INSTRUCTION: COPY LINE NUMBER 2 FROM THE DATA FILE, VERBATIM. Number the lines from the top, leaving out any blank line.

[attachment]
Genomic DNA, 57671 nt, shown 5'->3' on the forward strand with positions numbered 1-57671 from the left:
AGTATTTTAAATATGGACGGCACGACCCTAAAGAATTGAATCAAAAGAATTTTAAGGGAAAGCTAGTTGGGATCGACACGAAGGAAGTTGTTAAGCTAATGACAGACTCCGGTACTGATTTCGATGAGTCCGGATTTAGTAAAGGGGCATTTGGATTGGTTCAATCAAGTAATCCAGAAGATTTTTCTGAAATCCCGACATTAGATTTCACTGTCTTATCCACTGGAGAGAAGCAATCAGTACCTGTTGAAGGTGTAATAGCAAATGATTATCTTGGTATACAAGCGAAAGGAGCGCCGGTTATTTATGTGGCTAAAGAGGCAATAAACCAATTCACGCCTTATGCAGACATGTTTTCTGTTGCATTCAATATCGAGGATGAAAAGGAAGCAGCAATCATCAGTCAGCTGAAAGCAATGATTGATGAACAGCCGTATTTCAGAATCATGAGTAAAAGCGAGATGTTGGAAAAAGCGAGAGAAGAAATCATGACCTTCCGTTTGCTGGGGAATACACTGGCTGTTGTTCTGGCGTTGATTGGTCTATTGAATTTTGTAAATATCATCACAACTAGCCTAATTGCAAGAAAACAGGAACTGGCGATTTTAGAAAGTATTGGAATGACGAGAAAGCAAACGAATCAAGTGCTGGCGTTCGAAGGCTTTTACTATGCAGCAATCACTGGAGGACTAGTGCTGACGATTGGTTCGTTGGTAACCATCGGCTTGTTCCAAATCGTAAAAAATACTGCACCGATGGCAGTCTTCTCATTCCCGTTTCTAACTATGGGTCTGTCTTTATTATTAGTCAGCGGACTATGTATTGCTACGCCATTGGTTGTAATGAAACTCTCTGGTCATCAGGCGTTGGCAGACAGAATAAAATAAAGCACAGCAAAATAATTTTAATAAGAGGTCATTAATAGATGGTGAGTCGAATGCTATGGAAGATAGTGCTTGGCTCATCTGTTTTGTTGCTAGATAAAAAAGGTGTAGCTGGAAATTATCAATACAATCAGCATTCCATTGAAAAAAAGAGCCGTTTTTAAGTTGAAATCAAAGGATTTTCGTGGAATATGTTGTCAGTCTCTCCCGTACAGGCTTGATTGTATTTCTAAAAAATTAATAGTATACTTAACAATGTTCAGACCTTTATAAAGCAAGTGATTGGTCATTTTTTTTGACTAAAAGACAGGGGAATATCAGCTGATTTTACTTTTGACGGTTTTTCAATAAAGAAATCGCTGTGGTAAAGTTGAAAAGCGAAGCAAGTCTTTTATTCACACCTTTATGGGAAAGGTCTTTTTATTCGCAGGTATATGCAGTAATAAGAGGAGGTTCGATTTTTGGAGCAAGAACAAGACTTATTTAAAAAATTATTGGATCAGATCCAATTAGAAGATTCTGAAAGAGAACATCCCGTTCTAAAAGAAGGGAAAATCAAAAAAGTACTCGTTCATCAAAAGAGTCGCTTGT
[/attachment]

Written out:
AGTATTTTAAATATGGACGGCACGACCCTAAAGAATTGAATCAAAAGAATTTTAAGGGAAAGCTAGTTGGGATCGACACGAAGGAAGTTGTTAAGCTAATGACAGACTCCGGTACTGATTTCGATGAGTCCGGATTTAGTAAAGGGGCATTTGGATTGGTTCAATCAAGTAATCCAGAAGATTTTTCTGAAATCCCGACATTAGATTTCACTGTCTTATCCACTGGAGAGAAGCAATCAGTACCTGTTGAAGGTGTAATAGCAAATGATTATCTTGGTATACAAGCGAAAGGAGCGCCGGTTATTTATGTGGCTAAAGAGGCAATAAACCAATTCACGCCTTATGCAGACATGTTTTCTGTTGCATTCAATATCGAGGATGAAAAGGAAGCAGCAATCATCAGTCAGCTGAAAGCAATGATTGATGAACAGCCGTATTTCAGAATCATGAGTAAAAGCGAGATGTTGGAAAAAGCGAGAGAAGAAATCATGACCTTCCGTTTGCTGGGGAATACACTGGCTGTTGTTCTGGCGTTGATTGGTCTATTGAATTTTGTAAATATCATCACAACTAGCCTAATTGCAAGAAAACAGGAACTGGCGATTTTAGAAAGTATTGGAATGACGAGAAAGCAAACGAATCAAGTGCTGGCGTTCGAAGGCTTTTACTATGCAGCAATCACTGGAGGACTAGTGCTGACGATTGGTTCGTTGGTAACCATCGGCTTGTTCCAAATCGTAAAAAATACTGCACCGATGGCAGTCTTCTCATTCCCGTTTCTAACTATGGGTCTGTCTTTATTATTAGTCAGCGGACTATGTATTGCTACGCCATTGGTTGTAATGAAACTCTCTGGTCATCAGGCGTTGGCAGACAGAATAAAATAAAGCACAGCAAAATAATTTTAATAAGAGGTCATTAATAGATGGTGAGTCGAATGCTATGGAAGATAGTGCTTGGCTCATCTGTTTTGTTGCTAGATAAAAAAGGTGTAGCTGGAAATTATCAATACAATCAGCATTCCATTGAAAAAAAGAGCCGTTTTTAAGTTGAAATCAAAGGATTTTCGTGGAATATGTTGTCAGTCTCTCCCGTACAGGCTTGATTGTATTTCTAAAAAATTAATAGTATACTTAACAATGTTCAGACCTTTATAAAGCAAGTGATTGGTCATTTTTTTTGACTAAAAGACAGGGGAATATCAGCTGATTTTACTTTTGACGGTTTTTCAATAAAGAAATCGCTGTGGTAAAGTTGAAAAGCGAAGCAAGTCTTTTATTCACACCTTTATGGGAAAGGTCTTTTTATTCGCAGGTATATGCAGTAATAAGAGGAGGTTCGATTTTTGGAGCAAGAACAAGACTTATTTAAAAAATTATTGGATCAGATCCAATTAGAAGATTCTGAAAGAGAACATCCCGTTCTAAAAGAAGGGAAAATCAAAAAAGTACTCGTTCATCAAAAGAGTCGCTTGT